The program's biggest challenge has also been its greatest reward. Initially, Smith faced skepticism from parents and teachers who claimed kids wouldn't eat salmon tacos made with cabbage and homemade Jalisco dressing instead of fried animal-shaped fish sticks. "We tried it anyway–and it worked!" Smith exclaims. "It has been exciting to find that kids really do like to eat healthy foods. They eat hummus, rotini alla bolognese, all different kinds of salads… These kids eat better than a lot of their parents and even our staff here!" Annual evaluations from parents show a 96% approval rating of the new menus.
A significant reason these kids are eating healthy foods is because they're also learning about why it's important to do so. NHA's Farm to Preschool educational efforts include a "Harvest of the Month" program that highlights one seasonal food monthly and provides parents with recipes and nutrition information for that product. They also invite parents on school field trips to gardens and farmers markets, provide an educator guide for teachers to incorporate food into their curriculum, and developed a cooking curriculum for seven school menu items a month.
As the Farm to Preschool movement grows, participating programs are gaining increasing recognition for their achievements. In 2012, a national survey administered by the Farm to Preschool network reached 494 early care programs, with estimates that this number represents only a fraction of existing and beginning Farm to Preschool programs. The same year, NHA and Urban and Environmental Policy Institute (UEPI) at Occidental College were among 20 recipients of Michelle Obama's "Let's Move! Child Care" awards for their farm to preschool efforts. Other organizations like Ecotrust in Oregon and Appalachian Sustainable Agriculture Project (ASAP) in North Carolina are also experiencing tremendous success and attention for their innovative farm to preschool models.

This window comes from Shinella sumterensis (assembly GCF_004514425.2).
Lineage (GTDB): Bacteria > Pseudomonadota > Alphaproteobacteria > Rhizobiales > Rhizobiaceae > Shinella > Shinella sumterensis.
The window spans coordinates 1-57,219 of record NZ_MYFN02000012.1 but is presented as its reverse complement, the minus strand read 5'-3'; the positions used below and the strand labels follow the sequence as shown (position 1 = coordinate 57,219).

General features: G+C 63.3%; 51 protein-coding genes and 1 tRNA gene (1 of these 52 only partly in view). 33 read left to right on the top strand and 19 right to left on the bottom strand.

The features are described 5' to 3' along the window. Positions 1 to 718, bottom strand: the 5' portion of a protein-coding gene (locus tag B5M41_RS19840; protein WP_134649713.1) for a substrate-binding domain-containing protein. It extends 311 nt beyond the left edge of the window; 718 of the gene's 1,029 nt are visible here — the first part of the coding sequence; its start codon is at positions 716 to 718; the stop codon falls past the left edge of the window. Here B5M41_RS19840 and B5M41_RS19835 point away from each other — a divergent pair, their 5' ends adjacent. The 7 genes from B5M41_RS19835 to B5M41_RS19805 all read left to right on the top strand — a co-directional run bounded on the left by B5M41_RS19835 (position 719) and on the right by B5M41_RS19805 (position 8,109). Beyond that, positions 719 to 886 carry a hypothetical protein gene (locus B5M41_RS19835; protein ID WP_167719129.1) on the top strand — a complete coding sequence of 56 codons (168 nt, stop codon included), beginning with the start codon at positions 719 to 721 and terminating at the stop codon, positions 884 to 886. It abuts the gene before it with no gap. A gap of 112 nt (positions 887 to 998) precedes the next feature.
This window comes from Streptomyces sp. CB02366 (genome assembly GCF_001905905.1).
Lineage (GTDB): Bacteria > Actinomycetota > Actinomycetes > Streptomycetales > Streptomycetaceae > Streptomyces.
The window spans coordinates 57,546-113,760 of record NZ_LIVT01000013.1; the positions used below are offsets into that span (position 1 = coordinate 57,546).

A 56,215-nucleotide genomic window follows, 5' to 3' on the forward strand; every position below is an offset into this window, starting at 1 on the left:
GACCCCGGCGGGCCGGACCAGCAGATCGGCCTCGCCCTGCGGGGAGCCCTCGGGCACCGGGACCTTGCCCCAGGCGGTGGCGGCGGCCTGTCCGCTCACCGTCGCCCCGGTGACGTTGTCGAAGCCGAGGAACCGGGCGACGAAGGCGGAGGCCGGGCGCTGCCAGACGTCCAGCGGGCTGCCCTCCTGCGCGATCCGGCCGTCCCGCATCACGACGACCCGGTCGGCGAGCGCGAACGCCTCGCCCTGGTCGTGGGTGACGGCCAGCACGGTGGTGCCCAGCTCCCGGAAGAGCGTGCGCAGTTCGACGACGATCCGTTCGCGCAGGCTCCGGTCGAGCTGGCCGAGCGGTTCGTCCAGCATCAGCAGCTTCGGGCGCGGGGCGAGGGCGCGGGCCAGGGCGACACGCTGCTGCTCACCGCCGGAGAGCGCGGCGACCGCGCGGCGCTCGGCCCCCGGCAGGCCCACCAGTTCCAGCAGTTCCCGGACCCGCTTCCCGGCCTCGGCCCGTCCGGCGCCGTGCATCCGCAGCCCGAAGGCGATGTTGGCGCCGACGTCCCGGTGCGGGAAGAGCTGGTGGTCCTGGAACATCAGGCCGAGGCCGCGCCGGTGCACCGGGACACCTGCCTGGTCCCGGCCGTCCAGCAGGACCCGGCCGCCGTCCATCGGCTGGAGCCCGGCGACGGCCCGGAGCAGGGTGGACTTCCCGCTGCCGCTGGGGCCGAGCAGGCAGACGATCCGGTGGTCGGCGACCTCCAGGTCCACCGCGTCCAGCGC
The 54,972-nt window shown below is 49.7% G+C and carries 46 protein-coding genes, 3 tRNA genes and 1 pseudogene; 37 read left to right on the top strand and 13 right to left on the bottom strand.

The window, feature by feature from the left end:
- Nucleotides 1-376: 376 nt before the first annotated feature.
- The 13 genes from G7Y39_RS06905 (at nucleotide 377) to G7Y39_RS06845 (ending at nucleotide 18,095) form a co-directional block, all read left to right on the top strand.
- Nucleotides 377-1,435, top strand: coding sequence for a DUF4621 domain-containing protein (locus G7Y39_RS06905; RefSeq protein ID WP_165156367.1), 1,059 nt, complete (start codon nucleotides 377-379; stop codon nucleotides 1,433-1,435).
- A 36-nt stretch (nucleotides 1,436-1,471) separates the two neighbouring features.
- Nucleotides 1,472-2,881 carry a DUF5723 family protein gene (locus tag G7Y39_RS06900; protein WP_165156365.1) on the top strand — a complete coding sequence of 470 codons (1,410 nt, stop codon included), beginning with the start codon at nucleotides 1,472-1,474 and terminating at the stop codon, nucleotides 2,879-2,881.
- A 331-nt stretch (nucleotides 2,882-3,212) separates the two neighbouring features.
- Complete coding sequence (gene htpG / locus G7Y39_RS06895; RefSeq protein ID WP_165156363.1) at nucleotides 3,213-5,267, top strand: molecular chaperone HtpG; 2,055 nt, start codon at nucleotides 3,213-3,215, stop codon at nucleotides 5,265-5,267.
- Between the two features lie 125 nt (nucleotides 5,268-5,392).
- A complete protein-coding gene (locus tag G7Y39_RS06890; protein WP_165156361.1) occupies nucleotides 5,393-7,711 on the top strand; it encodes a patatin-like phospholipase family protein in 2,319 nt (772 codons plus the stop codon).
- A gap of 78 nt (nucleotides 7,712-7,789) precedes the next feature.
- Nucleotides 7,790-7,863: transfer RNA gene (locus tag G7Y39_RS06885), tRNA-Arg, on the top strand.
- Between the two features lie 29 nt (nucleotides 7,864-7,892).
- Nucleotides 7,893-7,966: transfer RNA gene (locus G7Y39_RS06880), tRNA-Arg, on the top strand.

There are few examples of regionwide farm to school programs, as most focus on a single school district. Yet in northeastern Iowa, six counties have joined forces to create both the demand and supply for healthy, local foods.
Students at North Fayette School planting seeds in their school garden. Photo: Courtesy of Northeast Iowa Food and Fitness Initiative
The National Farm to School Network establishes relationships between school children and local foods by supporting the integration of local foods into school cafeterias and by introducing food-related curricula that can be used in classrooms, school gardens, cooking classes, and more. In 2012, the Farm to Preschool subcommittee was created (see the Farm to Preschool case study for more details). To take advantage of the network's extensive resources, visit its website.
Mini Case Study: FoodCorps
FoodCorps is an AmeriCorps program that places young professionals in K-12 public schools with the goal of helping connect students with local, healthy food. The program began in 2006 when the National Center for Appropriate Technology (NCAT) launched a Montana FoodCorps program that later served as a model for the establishment of a national organization in 2009. Food-Corps members' work focuses on the program's three fundamental pillars: access, knowledge, and engagement, all of which encourage schools to procure local food, educate children about nutrition and local food, and build and maintain school gardens.